Solar panels generate the most electricity on clear days with abundant sunshine (not surprisingly). But, do solar panels work in cloudy weather? Yesâ€¦ just not quite as well On a cloudy day, typical solar panels can produce 10-25% of their rated capacity. The exact amount will vary depending on the density of the clouds, and may also vary by the type of solar panel; some kinds of panels are better at receiving diffuse light. SunPower solar cells, for example, have been designed to capture a broader range of the solar spectrum. By capturing more red and blue wavelengths, their solar panels can generate more electricity even when itâ€™s overcast.
Ultraviolet light also reaches the earthâ€™s surface in abundance during cloudy days (if youâ€™ve ever been at the beach when itâ€™s cloudy and gotten a sunburn, youâ€™ve experienced this firsthand). Some solar cells are in development that can capture UV rays, although these are not out on the market yet. Even with a standard solar panel on a cloudy day, though, you will be able to generate some power when itâ€™s daylight. The same thing is true in foggy weather. If you live in a city with frequent fog, like San Francisco, youâ€™ll still be able to generate electricity when the fog rolls in.
When youâ€™re looking at how solar power can help you save money on your electric bill, youâ€™ll be considering how much sunshine you get over an entire year, not any particular day. If youâ€™re generating more power than you need, your electric company will look at what youâ€™ve produced over a full year as they calculate how much to pay you. To find out how much solar radiation your house gets (or your locationâ€™s â€śinsolationâ€ť ratingâ€¦. hereâ€™s a good old school calculator for insolation), visit this handy tool. The good news is that even if you live in a city that isnâ€™t known for its sunshine, you likely still get enough bright light over a year that solar power can make sense for you. Some of the places with the most installed solar, in fact, arenâ€™t known for their sunshine.
Germany gets only about as much sunshine as the state of Alaska, but Germans have successfully installed about 25 gigawatts of solar powerâ€“ half of the entire worldâ€™s supply. Portland, Oregon is known for its rainy, dreary winters, but is another good location for solar power: over a full year, despite the winter weather, Portland gets as much sunshine as the average U.S. city. Cities like Portland also have slightly cooler weather than average, which is an advantage for solar panels. Because of the electronics inside, solar panels work best when they arenâ€™t too hot. In a city with extreme summer heat, solar is a little less efficient, which is part of the reason why solar panels in cloudy San Francisco can actually produce more power over a year than the slightly sunnier, hotter city of Sacramento.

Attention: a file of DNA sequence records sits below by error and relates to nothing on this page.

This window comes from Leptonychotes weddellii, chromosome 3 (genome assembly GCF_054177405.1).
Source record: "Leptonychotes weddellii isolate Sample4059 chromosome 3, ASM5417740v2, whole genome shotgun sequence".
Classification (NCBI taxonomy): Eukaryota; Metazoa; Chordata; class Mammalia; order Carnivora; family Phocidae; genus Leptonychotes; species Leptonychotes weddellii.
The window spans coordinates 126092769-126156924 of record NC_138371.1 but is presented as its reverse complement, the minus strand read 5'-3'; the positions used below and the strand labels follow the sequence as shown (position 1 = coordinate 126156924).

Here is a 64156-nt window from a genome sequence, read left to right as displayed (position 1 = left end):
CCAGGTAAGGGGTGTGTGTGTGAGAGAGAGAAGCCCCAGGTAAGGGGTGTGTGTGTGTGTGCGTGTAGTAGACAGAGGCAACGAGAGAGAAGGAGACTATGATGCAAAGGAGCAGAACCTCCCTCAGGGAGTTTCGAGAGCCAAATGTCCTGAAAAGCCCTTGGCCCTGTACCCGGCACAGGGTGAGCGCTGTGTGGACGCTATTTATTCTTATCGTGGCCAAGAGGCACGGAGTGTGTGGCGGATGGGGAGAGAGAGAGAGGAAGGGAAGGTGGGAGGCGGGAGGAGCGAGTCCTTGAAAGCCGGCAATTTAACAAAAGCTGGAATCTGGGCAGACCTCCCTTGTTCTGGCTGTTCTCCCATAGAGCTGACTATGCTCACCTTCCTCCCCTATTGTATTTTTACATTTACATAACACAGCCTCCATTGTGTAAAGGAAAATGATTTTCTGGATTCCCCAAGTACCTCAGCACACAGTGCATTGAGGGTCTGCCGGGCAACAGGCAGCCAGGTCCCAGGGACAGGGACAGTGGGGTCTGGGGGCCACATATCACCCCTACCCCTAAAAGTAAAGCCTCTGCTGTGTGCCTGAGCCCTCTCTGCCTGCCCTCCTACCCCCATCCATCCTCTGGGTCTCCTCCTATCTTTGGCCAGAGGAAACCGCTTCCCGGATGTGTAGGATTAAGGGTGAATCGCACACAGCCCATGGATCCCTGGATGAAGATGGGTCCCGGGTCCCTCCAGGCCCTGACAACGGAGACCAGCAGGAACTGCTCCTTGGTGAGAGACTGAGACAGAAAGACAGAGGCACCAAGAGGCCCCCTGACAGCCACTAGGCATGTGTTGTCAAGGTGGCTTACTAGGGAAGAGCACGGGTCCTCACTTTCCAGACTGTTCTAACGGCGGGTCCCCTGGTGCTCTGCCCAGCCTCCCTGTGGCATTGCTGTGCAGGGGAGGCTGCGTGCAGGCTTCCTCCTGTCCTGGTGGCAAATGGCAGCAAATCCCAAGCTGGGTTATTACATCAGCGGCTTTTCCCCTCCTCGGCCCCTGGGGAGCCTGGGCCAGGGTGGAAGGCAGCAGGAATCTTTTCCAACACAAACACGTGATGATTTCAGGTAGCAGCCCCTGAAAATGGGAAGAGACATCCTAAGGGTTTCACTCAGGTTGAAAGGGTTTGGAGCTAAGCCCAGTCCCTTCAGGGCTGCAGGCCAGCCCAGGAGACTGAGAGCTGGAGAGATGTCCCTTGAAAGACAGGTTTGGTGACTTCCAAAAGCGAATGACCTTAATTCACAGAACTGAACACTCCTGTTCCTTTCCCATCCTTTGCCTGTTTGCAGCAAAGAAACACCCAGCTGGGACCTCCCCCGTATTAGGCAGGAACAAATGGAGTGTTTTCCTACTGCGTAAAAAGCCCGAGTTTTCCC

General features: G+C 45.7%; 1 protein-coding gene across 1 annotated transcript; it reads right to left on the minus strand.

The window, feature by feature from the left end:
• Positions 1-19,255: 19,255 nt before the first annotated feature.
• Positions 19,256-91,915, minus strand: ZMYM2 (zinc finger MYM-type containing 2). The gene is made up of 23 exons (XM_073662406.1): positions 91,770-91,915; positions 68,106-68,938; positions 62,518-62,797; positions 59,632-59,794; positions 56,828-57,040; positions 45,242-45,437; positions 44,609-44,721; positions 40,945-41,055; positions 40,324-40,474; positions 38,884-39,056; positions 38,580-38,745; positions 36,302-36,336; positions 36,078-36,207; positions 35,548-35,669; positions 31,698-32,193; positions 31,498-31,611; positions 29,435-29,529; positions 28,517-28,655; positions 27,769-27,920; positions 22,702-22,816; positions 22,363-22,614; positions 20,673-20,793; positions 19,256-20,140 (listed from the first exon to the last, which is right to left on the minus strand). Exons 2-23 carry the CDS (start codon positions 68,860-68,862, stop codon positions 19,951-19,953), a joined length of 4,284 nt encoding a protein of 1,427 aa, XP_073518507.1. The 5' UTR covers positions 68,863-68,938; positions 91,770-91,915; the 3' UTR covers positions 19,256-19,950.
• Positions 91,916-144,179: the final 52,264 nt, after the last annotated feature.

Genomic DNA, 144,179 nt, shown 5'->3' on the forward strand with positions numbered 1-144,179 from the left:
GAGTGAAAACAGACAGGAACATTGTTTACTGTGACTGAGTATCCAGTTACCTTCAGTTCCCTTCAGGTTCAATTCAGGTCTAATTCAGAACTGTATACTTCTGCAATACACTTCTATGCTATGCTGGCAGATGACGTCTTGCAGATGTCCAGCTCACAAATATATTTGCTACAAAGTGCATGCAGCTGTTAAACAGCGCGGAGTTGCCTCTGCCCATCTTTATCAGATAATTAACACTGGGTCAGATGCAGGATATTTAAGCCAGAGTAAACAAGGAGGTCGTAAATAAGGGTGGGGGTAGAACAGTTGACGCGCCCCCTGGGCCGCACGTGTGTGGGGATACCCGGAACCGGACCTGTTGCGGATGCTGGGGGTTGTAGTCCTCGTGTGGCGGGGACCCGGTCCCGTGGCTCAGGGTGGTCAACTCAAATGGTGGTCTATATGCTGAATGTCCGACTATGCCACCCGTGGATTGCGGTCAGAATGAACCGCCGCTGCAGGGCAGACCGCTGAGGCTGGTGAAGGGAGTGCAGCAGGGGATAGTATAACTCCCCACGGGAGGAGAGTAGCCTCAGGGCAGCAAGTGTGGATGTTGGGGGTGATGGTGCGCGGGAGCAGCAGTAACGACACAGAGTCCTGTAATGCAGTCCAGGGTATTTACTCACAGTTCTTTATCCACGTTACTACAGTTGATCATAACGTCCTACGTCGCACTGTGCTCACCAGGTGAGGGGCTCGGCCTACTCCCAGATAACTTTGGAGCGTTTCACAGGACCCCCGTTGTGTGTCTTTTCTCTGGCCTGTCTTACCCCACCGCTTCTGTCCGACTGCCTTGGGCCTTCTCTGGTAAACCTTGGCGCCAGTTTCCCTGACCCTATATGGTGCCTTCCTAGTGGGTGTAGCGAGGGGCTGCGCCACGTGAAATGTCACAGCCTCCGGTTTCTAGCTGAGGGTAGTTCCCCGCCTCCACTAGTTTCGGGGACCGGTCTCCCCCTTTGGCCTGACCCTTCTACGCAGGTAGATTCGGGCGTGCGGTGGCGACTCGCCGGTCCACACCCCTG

If you have solar panels and keep a close watch on your power output, you may have noticed a strange phenomenon: on a partly cloudy day, itâ€™s possible to exceed your solar systemâ€™s power rating and produce more power that you could on a sunny day. Known as the â€śedge of cloudâ€ť effect, this happens when the sun passes over the outer edge of a cloud, magnifying the sunlight. The intense light causes your solar system to boost power output temporarily, which can help balance out losses from full cloud cover. Solar installers typically select system components that can handle temporary power boosts of this nature (similar effects can occur when sunlight is reflected off snow or water). If you live in a city with frequent partly-cloudy weather, like Seattle, you may choose to install an over-sized solar inverter to take the best advantage of these power boosts. Sign up with us to learn more.
Yes, yes they do. But only 10-25% as well. However â€“ this doesnâ€™t matter, what matters is how much sun you get year-round. Cloudy days will come an go, but on the average, itâ€™s not going to effect the return on investment of solar panels at all.
Last modified: June 27, 2019